I’ve been a Calvary Chapel pastor for over 30 years, a Calvary church planter for over 25 years, a disciple of Pastor Chuck Smith, and have previously helped lead a global church planting initiative for Calvary Chapel. I mention this to qualify a somewhat distinct perspective and to provide context for why I’m excited about Cultivate. Preliminarily, we are creating the infrastructure to support 1,000 church plants in the next ten years. So, to help you to appreciate why church planters, and their teams, should plant with Cultivate, here are five reasons:
1. It’s Calvary Chapel and CGN:
Calvary Chapel has a rich history as a church planting movement. Calvary Chapel Costa Mesa (CCCM) experienced exponential growth as a pioneer in the Jesus Movement that began in the late 1960s. People were driving great distances to experience Calvary Chapel. Those driving great distances, and those who were listening on the radio to Pastor Chuck, wanted a Calvary Chapel in their community. CCCM was sending out people to meet the requests, and churches were planted in a very organic way.
As CCCM continued to thrive, Pastor Chuck began to create greater infrastructure to support developing leaders and church planters. A Bible College was established, and a School of Ministry was developed to train present and future leaders and support church planting. Pastor Chuck appreciated the work of the Holy Spirit in qualifying planters and the benefits of training to prepare them.
Calvary Global Network (CGN) continues the DNA and values of Calvary Chapel as a family of churches working together to proclaim the gospel, make disciples, and plant churches. We value biblical literacy, missional life and ministry, gospel-centered life and ministry, and kingdom vision.
2. We Help You So You Can Help Others:
Three of the most common obstacles for church planters are: inadequate or improper training, unreasonable expectations, and lack of post-launch support. Here is how we remove those obstacles to church planting:
Adequate and proper training:
Jesus was intentional. Jesus’ style of training His disciples was a rabbinical model that was prevalent in the Galilee. Jesus’ disciples spent the better part of three years learning from Him. They were mentored by their Rabbi. Lessons were taught, lessons were caught, and Jesus made sure they were prepared for the work that God called them to.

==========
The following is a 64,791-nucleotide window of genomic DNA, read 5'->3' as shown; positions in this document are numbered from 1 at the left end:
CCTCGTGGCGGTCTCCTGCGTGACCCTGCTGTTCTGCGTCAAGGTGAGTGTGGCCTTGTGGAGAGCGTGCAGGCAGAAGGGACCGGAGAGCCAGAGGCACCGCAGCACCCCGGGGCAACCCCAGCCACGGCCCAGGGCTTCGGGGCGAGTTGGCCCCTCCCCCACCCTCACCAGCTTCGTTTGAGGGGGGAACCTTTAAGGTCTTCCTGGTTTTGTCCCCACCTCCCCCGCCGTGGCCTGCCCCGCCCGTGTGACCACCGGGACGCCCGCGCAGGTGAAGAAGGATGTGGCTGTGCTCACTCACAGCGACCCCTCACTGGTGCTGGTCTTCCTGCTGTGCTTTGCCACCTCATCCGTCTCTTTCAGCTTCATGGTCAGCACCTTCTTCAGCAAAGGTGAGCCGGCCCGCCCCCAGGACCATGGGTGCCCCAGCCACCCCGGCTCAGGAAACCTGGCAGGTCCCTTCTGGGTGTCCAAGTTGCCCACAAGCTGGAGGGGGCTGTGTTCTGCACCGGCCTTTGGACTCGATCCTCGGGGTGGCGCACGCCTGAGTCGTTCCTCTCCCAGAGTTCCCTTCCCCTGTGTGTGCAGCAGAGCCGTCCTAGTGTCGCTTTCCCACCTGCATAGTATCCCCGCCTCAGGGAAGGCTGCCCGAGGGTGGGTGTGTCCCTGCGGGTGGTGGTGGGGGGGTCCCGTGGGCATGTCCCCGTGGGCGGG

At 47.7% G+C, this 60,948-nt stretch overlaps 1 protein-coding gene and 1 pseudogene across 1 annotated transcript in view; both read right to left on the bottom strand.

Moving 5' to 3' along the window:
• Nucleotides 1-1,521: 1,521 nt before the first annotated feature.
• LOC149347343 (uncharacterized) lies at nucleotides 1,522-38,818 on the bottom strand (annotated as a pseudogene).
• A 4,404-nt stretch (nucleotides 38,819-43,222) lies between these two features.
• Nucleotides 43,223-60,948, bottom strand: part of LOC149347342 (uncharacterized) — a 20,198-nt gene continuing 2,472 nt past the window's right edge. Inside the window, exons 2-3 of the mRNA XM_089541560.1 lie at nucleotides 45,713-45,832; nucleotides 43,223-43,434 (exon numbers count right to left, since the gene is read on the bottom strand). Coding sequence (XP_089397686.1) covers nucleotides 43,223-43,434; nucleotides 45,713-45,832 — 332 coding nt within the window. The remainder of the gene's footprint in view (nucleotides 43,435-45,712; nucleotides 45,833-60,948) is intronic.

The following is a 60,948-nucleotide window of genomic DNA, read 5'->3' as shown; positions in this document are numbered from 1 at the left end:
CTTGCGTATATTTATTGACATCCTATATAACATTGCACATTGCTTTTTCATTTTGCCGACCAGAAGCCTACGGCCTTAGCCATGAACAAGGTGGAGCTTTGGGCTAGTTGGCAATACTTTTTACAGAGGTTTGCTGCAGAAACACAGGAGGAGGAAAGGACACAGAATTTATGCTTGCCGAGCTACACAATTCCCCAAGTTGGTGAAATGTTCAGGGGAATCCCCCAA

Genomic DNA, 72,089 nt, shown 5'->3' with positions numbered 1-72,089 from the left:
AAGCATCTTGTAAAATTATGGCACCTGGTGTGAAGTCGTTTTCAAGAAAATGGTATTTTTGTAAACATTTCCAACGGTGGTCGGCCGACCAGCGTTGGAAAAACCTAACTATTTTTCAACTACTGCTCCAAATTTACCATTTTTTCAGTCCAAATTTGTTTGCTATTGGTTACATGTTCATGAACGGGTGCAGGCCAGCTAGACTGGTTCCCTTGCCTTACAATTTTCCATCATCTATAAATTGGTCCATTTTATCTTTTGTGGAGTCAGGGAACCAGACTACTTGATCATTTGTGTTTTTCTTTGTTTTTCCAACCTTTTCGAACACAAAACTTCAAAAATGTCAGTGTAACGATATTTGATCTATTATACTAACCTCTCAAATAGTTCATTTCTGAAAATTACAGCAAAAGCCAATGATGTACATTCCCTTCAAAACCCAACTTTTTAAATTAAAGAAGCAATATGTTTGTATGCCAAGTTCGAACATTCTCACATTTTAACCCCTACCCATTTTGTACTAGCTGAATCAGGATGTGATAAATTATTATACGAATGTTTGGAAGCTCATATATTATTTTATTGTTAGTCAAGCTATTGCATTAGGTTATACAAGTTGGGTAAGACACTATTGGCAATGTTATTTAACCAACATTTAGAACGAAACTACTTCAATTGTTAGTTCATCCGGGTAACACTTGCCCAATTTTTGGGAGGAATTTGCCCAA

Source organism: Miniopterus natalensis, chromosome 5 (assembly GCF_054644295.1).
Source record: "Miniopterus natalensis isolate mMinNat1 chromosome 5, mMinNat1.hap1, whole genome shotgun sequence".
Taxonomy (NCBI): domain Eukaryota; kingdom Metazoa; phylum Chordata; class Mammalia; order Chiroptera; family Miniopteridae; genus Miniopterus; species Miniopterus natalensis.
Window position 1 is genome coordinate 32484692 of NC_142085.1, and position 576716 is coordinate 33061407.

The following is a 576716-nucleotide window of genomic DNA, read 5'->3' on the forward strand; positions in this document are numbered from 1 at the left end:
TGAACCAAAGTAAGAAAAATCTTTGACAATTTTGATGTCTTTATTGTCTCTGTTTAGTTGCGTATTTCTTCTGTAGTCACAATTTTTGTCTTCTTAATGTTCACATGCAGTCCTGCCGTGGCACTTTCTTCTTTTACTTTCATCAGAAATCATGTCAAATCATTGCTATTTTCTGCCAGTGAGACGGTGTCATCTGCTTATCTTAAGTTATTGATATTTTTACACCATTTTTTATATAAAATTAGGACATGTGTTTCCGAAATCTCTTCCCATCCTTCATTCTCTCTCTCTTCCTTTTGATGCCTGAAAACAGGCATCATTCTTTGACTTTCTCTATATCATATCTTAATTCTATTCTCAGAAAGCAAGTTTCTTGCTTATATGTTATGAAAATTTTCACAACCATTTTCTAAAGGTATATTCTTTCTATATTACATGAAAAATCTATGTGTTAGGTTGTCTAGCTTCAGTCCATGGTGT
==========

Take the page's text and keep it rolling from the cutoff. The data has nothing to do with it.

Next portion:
I learned valuable lessons from Pastor Chuck. Some were caught. For example, to this day whenever I’m walking around the church campus and I see trash, I pick it up because that’s what Chuck did. Other lessons were taught through his teaching on Sundays and mid-week, his mentorship through the School of Ministry, and his willingness to impart lessons to those who were interested, like me.
Similarly, we believe the best training model is for church planters to be mentored in the context of a healthy local church, by an experienced pastor who has ideally also been a church planter. Depending on the prospective planter’s prior experience, that training is likely to last between six and twenty-four months, and it will be intentional in order to prepare the planter to thrive.
Reasonable expectations: Church planters tend to be entrepreneurial, self-motivated, and impatient. They want to do great things for God, and they want to do them now. Jesus promised to build His Church and has been wonderfully faithful in doing so.
Lifeway Research’s 2020 survey reveals that 65% of Protestant churches in the U.S. have less than 100 gather weekly for worship services. Mid-size churches have 101 to 250 gather and represent about 25%. Churches with more than 250 gathering for worship constitute only 10%.
During the first three months there’s at least monthly care and coaching. During the remaining first year, the care is at least every two months. We encourage a face-to-face visit by a mentor or coach by the end of the first year. During the second year, the care and coaching is at least once a quarter. We want you to be supported as you support others.
3. It’s Practical:
Historically, Calvary Chapel has used a practical rather than an academic approach to prepare church planters. Our mentor-model of training prepared the heart and the hands of the planter to engage in all of the practical aspects of ministry. We’re continuing the legacy of practical training. We also recognize the importance of training the head. Therefore, we include courses through our collaboration with Western Seminary’s Center for Leadership Development (CLD). Each online class has about ten hours of content designed to prepare the planter.
4. It’s Personal:
Every church planter is unique, and our assessment helps to identify and leverage your strengths, and recognize targeted areas for growth. You’ll receive personalized mentoring from an experienced pastor in the context of a local church and coaching from specialists who are called to support church planters.
A church plant in Manhattan, Kansas is likely to be different than a plant in Manhattan, NYC. Similarly, a church plant in the Basque Country (Euskadi) of Spain will be different than Mallorca (Majorca), Spain. Rural, urban, and suburban contexts are nuanced. So, each planter’s training will be personal.
5. It’s Pastoral:
You’ll be nurtured and cared for as you are mentored to pastor others. We’ll make sure that you receive robust theological training, learn to be a more effective Bible teacher, and are equipped to care for God’s people.
We’re a family of churches, and that implies relational connection that’s characterized by genuine care, empathy, compassion, encouragement, and support. We aim to model pastoral care for you so that you’re best equipped to church plant and provide pastoral care to others.